Utility of routine data sources for feedback on the quality of cancer care: An assessment based on clinical practice guidelines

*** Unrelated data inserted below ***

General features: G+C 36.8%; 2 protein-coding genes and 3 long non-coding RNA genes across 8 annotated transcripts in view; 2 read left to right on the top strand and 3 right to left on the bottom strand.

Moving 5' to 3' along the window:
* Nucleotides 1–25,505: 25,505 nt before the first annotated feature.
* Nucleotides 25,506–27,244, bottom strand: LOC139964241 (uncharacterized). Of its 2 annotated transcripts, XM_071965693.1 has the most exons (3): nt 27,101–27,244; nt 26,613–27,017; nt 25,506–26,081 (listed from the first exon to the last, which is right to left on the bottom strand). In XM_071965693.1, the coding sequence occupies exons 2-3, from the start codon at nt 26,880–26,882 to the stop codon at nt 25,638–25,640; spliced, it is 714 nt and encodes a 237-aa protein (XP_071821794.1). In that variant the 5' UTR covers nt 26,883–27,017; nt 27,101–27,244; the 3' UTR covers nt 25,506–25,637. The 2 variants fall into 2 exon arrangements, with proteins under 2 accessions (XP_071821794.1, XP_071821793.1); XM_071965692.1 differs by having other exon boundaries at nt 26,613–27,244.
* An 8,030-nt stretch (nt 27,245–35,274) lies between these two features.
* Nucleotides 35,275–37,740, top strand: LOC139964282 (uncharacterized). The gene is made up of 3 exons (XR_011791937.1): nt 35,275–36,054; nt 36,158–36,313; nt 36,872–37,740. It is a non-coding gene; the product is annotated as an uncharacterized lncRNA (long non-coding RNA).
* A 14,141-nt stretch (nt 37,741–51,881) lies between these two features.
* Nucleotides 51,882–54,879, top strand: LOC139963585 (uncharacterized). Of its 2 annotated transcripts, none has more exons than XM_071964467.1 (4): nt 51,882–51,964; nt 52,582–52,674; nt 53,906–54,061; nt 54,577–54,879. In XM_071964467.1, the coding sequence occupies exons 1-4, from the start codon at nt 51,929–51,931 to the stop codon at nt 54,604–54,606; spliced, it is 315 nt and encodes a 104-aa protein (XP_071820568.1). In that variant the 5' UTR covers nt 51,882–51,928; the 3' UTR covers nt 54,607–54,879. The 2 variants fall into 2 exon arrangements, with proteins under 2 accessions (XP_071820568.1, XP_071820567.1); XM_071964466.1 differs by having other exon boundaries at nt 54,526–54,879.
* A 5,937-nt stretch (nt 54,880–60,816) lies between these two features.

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Background: Not all cancer patients receive state-of-the-art care and providing regular feedbackto clinicians might reduce this problem. The purpose of this study was to assess the utility of variousdata sources in providing feedback on the quality of cancer care.Methods: Published clinical practice guidelines were used to obtain a list of processes-of-care ofinterest to clinicians. These were assigned to one of four data categories according to theiravailability and the marginal cost of using them for feedback.Results: Only 8 (3%) of 243 processes-of-care could be measured using population-based registryor administrative inpatient data (lowest cost). A further 119 (49%) could be measured using a coreclinical registry, which contains information on important prognostic factors (e.g., clinical stage,physiological reserve, hormone-receptor status). Another 88 (36%) required an expanded clinicalregistry or medical record review; mainly because they concerned long-term management ofdisease progression (recurrences and metastases) and 28 (11.5%) required patient interview or audio-taping of consultations because they involved information sharing between clinician and patient.Conclusion: The advantages of population-based cancer registries and administrative inpatientdata are wide coverage and low cost. The disadvantage is that they currently contain informationon only a few processes-of-care. In most jurisdictions, clinical cancer registries, which can be usedto report on many more processes-of-care, do not cover smaller hospitals. If we are to providefeedback about all patients, not just those in larger academic hospitals with the most developeddata systems, then we need to develop sustainable population-based data systems that captureinformation on prognostic factors at the time of initial diagnosis and information on management of disease progression.
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